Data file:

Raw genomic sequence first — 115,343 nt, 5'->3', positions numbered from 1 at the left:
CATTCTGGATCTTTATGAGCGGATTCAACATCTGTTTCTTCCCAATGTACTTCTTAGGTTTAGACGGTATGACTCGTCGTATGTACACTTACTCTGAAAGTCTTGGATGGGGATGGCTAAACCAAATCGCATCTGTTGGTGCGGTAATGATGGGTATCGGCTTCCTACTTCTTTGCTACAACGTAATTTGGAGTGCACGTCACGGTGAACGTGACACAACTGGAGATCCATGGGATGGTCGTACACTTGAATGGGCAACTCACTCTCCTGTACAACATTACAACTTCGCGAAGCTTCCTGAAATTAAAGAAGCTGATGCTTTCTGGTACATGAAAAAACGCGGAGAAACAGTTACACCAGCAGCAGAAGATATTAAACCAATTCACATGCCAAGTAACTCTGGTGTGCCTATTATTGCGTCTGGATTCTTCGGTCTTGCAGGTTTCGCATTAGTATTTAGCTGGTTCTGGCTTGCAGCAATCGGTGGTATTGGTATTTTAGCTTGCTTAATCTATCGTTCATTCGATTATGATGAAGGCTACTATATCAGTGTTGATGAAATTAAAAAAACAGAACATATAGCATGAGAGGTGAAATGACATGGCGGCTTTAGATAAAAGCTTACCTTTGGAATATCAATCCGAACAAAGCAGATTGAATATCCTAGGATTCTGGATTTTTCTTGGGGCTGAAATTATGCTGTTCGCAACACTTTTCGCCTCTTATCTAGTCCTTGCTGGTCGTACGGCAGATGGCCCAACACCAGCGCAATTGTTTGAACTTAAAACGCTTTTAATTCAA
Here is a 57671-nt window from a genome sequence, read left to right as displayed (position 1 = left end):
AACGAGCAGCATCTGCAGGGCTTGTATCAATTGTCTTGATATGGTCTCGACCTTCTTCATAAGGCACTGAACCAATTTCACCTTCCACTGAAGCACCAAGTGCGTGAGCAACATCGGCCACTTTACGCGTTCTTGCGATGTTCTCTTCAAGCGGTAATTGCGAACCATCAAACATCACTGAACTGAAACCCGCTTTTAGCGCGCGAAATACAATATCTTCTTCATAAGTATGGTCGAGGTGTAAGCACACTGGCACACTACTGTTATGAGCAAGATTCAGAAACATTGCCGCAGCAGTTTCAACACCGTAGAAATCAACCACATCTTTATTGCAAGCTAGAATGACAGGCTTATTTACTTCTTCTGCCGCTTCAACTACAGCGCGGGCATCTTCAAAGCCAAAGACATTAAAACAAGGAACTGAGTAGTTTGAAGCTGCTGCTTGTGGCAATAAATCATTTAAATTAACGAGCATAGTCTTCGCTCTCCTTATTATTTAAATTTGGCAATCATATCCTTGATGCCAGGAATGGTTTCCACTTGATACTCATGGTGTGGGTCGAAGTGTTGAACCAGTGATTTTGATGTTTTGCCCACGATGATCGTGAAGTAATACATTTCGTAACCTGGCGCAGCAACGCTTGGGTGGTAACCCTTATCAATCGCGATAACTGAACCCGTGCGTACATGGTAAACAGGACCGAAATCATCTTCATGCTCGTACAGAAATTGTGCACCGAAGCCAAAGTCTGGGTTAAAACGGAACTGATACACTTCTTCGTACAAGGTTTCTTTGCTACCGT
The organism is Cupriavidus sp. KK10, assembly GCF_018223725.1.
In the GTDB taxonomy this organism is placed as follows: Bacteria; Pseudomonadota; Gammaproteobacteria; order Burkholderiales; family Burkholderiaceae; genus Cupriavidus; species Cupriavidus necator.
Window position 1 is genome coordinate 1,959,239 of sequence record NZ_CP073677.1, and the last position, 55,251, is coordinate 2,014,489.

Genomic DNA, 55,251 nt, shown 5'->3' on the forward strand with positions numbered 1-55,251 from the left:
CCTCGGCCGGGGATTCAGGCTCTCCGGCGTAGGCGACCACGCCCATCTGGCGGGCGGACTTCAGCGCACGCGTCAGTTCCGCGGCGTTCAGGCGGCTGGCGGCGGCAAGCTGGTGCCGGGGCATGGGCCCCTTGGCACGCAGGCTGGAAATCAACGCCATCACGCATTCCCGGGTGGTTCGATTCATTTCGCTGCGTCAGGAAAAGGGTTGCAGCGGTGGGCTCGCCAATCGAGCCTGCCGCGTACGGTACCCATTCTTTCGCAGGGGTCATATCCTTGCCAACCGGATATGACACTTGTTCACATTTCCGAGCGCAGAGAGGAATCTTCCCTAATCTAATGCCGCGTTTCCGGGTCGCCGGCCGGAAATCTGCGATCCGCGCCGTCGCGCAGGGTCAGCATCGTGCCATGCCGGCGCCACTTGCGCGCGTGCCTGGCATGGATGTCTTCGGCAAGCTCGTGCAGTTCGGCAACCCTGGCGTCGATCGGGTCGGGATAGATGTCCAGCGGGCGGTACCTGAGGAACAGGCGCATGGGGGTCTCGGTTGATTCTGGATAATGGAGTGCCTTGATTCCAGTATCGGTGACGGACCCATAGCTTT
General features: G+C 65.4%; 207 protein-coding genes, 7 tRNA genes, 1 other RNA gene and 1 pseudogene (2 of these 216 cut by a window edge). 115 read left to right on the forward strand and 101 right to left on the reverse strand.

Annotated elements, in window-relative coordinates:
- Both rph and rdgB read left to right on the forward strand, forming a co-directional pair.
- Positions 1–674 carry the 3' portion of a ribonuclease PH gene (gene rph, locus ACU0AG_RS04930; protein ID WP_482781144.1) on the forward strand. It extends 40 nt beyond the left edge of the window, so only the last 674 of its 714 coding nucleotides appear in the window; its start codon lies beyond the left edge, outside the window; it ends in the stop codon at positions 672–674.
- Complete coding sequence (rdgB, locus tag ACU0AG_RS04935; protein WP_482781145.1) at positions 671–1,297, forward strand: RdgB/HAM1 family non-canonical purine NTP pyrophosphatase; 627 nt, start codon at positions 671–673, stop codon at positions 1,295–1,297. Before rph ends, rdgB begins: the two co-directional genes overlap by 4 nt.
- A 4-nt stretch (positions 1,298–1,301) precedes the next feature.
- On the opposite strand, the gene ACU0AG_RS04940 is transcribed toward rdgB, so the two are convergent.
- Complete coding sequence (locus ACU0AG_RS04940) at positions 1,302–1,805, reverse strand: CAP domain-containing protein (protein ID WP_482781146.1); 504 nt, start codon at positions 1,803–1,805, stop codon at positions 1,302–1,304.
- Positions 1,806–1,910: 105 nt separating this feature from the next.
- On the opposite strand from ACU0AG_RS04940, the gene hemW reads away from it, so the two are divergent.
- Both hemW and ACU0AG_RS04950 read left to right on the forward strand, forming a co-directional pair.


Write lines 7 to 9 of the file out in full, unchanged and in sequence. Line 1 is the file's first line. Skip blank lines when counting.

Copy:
Window position 1 is genome coordinate 1,959,239 of sequence record NZ_CP073677.1, and the last position, 55,251, is coordinate 2,014,489.

Genomic DNA, 55,251 nt, shown 5'->3' on the forward strand with positions numbered 1-55,251 from the left:
CCTCGGCCGGGGATTCAGGCTCTCCGGCGTAGGCGACCACGCCCATCTGGCGGGCGGACTTCAGCGCACGCGTCAGTTCCGCGGCGTTCAGGCGGCTGGCGGCGGCAAGCTGGTGCCGGGGCATGGGCCCCTTGGCACGCAGGCTGGAAATCAACGCCATCACGCATTCCCGGGTGGTTCGATTCATTTCGCTGCGTCAGGAAAAGGGTTGCAGCGGTGGGCTCGCCAATCGAGCCTGCCGCGTACGGTACCCATTCTTTCGCAGGGGTCATATCCTTGCCAACCGGATATGACACTTGTTCACATTTCCGAGCGCAGAGAGGAATCTTCCCTAATCTAATGCCGCGTTTCCGGGTCGCCGGCCGGAAATCTGCGATCCGCGCCGTCGCGCAGGGTCAGCATCGTGCCATGCCGGCGCCACTTGCGCGCGTGCCTGGCATGGATGTCTTCGGCAAGCTCGTGCAGTTCGGCAACCCTGGCGTCGATCGGGTCGGGATAGATGTCCAGCGGGCGGTACCTGAGGAACAGGCGCATGGGGGTCTCGGTTGATTCTGGATAATGGAGTGCCTTGATTCCAGTATCGGTGACGGACCCATAGCTTT